Peter Huntsman -- Chairman, President and Chief Executive Officer

Well, if you think about what I would consider to be our core capex maintenance cost, it's about $175 million a year, and anything much beyond that $175 million to $200 million kind of range is discretionary. Now you don't stop that spending on a dime if you're halfway into a project and you want to try to save cash. You've already preordered a lot of materials, you're under contract and so forth. That discretionary spending while it doesn't stop on the dime, it certainly can be slowed if you were to make an announcement today, for instance, you certainly can pull back tens of millions of dollars in the fourth quarter.

It's not always the right thing to do because you'll get cancellation fees and so forth but yes, I would just say that if you really were very bearish about 2020, and you saw an economic calamity taking place, which I don't see, but if you were to see that, you would be looking at a budget that you probably could, yes, you could probably cut $50 million to $75 million, maybe upwards of $100 million of that for next year.

Kevin McCarthy -- Vertical research partners -- research

And on the cost side, Peter?

Peter Huntsman -- Chairman, President and Chief Executive Officer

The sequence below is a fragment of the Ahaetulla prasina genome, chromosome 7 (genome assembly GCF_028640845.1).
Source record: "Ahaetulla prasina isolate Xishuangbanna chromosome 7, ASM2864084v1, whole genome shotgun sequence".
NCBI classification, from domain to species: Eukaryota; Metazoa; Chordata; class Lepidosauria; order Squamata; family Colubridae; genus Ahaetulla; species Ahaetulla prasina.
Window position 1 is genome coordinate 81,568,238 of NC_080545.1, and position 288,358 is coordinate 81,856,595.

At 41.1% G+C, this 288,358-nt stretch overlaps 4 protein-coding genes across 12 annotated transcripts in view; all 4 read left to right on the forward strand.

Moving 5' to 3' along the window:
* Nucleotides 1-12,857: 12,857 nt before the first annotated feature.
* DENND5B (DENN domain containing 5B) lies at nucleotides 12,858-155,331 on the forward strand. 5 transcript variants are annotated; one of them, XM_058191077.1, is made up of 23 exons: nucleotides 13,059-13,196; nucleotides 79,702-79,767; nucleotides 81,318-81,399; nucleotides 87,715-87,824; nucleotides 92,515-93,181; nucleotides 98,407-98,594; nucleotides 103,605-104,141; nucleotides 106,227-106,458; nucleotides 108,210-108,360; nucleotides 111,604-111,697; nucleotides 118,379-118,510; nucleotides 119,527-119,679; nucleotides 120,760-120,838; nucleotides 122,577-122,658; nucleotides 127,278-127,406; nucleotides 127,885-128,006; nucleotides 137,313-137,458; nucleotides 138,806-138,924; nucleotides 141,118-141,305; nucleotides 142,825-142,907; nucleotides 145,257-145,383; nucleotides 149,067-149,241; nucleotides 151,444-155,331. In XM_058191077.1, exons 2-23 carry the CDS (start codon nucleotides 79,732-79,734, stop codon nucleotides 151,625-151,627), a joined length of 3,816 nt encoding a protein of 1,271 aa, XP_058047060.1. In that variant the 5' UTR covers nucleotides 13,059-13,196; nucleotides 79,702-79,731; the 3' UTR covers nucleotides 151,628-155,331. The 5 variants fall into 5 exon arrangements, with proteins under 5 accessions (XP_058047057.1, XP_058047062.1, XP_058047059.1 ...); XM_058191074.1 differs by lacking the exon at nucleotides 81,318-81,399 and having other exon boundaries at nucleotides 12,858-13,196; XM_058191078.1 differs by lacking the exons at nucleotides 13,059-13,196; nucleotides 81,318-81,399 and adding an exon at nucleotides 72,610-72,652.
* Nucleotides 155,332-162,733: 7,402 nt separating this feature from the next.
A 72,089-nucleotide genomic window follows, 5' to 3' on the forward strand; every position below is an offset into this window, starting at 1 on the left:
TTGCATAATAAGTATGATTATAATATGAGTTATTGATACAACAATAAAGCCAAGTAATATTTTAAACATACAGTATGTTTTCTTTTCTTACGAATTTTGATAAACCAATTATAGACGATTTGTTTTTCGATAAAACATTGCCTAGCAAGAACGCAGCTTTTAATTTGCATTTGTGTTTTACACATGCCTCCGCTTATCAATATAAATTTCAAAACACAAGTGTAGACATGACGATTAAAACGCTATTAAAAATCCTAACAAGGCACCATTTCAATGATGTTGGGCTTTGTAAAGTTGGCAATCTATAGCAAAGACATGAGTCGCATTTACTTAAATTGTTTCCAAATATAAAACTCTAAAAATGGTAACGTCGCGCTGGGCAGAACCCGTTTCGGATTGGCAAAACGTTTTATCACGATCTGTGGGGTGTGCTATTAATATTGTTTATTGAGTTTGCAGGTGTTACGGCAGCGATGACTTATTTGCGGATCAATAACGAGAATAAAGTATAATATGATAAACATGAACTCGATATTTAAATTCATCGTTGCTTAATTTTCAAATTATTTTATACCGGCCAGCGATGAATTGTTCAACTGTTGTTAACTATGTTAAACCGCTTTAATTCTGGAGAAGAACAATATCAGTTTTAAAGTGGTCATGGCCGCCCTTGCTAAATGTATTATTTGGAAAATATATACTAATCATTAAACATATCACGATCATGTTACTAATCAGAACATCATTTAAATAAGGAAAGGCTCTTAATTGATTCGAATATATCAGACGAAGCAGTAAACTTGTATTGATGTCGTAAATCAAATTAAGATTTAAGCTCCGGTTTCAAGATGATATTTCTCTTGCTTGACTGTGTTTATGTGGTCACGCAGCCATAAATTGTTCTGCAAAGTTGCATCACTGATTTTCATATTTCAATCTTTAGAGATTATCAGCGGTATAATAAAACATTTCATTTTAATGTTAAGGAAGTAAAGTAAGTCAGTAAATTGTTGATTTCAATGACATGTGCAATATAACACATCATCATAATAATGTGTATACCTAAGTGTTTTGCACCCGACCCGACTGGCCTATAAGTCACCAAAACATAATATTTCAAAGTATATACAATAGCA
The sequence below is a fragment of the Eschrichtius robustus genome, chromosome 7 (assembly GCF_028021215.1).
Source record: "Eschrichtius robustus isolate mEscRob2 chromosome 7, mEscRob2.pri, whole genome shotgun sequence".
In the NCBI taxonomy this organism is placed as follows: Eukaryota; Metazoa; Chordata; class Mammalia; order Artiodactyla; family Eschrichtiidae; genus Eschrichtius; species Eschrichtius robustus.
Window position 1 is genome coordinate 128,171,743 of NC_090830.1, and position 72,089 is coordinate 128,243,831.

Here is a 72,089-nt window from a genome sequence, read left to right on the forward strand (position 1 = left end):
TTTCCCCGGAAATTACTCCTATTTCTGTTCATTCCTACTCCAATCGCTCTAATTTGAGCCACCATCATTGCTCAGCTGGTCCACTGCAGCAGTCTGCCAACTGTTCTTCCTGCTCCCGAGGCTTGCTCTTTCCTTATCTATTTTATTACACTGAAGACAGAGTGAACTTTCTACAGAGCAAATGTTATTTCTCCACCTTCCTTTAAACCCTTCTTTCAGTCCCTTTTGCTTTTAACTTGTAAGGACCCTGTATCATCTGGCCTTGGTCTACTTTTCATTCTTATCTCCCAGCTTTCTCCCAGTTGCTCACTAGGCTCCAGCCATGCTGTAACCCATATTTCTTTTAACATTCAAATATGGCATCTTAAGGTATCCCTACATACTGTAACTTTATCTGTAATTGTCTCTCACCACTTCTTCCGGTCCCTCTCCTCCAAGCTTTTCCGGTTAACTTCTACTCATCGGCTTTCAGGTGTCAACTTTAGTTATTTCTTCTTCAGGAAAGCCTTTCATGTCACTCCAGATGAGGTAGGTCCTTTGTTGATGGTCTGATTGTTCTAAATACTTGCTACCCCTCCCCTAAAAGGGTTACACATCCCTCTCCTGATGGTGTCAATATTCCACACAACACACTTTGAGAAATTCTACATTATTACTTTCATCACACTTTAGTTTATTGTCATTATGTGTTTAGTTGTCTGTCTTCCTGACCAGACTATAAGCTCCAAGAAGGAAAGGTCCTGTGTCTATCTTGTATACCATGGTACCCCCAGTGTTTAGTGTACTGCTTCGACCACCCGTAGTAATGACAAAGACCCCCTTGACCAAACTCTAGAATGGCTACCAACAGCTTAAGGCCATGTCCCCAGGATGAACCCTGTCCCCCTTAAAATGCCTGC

You mean on the personnel side?

Kevin McCarthy -- Vertical research partners -- research

Well, could be any sort of restructuring initiatives that you might have in terms of optionality.

Peter Huntsman -- Chairman, President and Chief Executive Officer

I think that again, I think in a business like this, we're always trying to offset the rise of inflation that comes into the business. That's not being clearly offset by growth than we expect the businesses to be able to control their costs, is we don't automatically see our margins expand on an inflation adjusted basis. So I think that you've always got an opportunity to tweak your cost basis by a couple of percentage points but as I look through the company today, Kevin, I struggle to see that there's 250 individuals that we have that don't have anything to do, and we're just going to go cut those individuals.